Titin isoform changes in rat myocardium during development

Chad M. Warren, Paul R. Krzesinski, Kenneth S. Campbell, Richard L. Moss, Marion L. Greaser

Research output: Contribution to journalArticlepeer-review

87 Scopus citations


Developmental changes in the alternative splicing patterns of titin were observed in rat cardiac muscle. Titin from 16-day fetal hearts consisted of a single 3710 kDa band on SDS agarose gels, and it disappeared by 10 days after birth. The major adult N2B isoform (2990 kDa) first appeared in 18-day fetal hearts and its proportion in the ventricle increased to approximately 85% from 20 days of age and older. Changes in three other intermediate-sized N2BA isoform bands also occurred during this same time period. The cDNA sequences of fetal cardiac, adult ventricle, and adult soleus were different in the PEVK and alternatively spliced middle Ig domain. Extensive heterogeneity in splice patterns was found in the N2BA PEVK region. The extra length of the fetal titin isoforms appeared to be due to both a greater number of middle Ig domains expressed plus the inclusion of more PEVK exons. Passive tension measurements on myocyte-sized fragments indicated a significantly lower tension in neonate versus adult ventricles at sarcomere lengths greater than 2.1 μm, consistent with the protein and cDNA sequence results. The time course of the titin isoform switching was similar to that occurring with myosin and troponin I during development.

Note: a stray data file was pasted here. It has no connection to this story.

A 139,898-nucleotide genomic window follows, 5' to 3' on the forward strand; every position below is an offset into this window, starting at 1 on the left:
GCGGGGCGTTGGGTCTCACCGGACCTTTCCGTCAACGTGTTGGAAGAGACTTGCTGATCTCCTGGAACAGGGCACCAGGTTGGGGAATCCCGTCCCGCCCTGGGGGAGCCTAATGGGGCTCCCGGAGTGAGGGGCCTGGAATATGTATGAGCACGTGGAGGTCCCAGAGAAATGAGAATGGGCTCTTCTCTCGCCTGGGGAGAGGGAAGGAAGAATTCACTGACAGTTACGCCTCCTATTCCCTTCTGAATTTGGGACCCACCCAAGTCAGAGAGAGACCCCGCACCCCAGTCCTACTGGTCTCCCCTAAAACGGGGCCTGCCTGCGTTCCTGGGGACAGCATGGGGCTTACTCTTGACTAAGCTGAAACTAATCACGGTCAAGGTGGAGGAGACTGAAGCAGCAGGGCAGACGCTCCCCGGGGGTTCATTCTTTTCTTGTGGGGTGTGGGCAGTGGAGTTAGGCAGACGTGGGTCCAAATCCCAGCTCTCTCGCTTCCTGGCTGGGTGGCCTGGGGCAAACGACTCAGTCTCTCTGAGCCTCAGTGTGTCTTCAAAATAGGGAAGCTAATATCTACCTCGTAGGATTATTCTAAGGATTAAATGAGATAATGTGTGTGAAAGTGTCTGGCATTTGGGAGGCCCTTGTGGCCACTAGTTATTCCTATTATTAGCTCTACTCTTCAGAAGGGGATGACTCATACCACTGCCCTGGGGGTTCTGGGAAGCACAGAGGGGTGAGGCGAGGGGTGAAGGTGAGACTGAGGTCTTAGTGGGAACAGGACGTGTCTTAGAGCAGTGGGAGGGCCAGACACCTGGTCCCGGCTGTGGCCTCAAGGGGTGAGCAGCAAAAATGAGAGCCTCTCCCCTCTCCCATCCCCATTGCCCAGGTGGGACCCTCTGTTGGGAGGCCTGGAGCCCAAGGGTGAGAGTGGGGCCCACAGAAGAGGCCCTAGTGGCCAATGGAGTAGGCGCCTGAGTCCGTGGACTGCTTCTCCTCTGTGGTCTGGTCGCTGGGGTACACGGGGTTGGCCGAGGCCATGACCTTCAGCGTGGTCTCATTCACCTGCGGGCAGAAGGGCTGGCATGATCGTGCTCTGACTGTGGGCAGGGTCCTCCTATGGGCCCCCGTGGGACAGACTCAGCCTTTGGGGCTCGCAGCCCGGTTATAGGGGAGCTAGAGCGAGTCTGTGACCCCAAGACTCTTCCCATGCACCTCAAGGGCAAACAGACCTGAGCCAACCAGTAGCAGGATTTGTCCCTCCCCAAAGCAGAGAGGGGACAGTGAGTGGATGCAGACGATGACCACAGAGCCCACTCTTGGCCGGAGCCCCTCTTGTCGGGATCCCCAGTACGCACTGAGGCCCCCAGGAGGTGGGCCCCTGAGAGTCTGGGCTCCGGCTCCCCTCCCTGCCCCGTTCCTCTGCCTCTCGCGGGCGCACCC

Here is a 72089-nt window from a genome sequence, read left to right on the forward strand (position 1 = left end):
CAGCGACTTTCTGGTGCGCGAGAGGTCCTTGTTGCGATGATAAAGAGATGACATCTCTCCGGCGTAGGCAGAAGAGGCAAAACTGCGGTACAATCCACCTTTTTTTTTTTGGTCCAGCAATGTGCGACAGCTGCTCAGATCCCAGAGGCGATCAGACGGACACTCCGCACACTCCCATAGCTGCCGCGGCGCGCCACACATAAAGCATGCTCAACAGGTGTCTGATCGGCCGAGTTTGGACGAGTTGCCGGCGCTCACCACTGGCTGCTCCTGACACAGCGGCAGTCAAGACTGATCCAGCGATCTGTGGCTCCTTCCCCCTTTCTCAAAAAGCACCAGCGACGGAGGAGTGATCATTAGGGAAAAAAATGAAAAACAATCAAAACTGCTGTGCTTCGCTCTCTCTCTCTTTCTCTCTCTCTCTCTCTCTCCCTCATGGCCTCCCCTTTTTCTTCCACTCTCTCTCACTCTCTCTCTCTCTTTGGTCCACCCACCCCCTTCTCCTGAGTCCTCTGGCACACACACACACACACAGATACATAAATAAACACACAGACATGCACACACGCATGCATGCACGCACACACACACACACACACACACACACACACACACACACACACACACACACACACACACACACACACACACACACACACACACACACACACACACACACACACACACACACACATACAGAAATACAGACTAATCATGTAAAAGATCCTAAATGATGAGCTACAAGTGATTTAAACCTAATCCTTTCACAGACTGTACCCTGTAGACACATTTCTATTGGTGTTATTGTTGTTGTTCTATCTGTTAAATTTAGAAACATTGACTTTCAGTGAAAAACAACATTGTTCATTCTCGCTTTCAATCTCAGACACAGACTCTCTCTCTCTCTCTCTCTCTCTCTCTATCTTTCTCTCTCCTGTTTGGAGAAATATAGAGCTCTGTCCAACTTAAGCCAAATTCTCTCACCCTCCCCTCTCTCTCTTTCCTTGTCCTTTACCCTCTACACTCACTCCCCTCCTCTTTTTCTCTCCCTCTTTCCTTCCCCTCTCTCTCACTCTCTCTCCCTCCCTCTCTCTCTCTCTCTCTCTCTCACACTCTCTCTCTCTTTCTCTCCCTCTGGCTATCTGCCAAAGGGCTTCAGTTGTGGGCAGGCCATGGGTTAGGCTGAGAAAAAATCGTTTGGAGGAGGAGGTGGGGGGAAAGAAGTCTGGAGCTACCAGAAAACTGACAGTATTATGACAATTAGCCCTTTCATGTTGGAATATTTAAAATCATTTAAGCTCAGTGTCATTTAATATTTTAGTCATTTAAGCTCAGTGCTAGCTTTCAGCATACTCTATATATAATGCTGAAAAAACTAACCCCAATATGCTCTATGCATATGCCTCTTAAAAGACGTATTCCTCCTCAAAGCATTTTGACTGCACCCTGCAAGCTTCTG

Original languageEnglish
Pages (from-to)1301-1312
Number of pages12
JournalMechanisms of Development
Issue number11
StatePublished - Nov 2004

Bibliographical note

Funding Information:
This work was supported by the College of Agricultural and Life Sciences, University of Wisconsin-Madison and by grants from the National Institutes of Health (HL62466 (MLG) and HL47053 (RLM, MLG)). The gift of the X105-X106 titin antibody by Siegfried Labeit is gratefully acknowledged.


  • Alternative splicing
  • Cardiac
  • Passive tension
  • Rat
  • Titin

ASJC Scopus subject areas

  • Embryology
  • Developmental Biology


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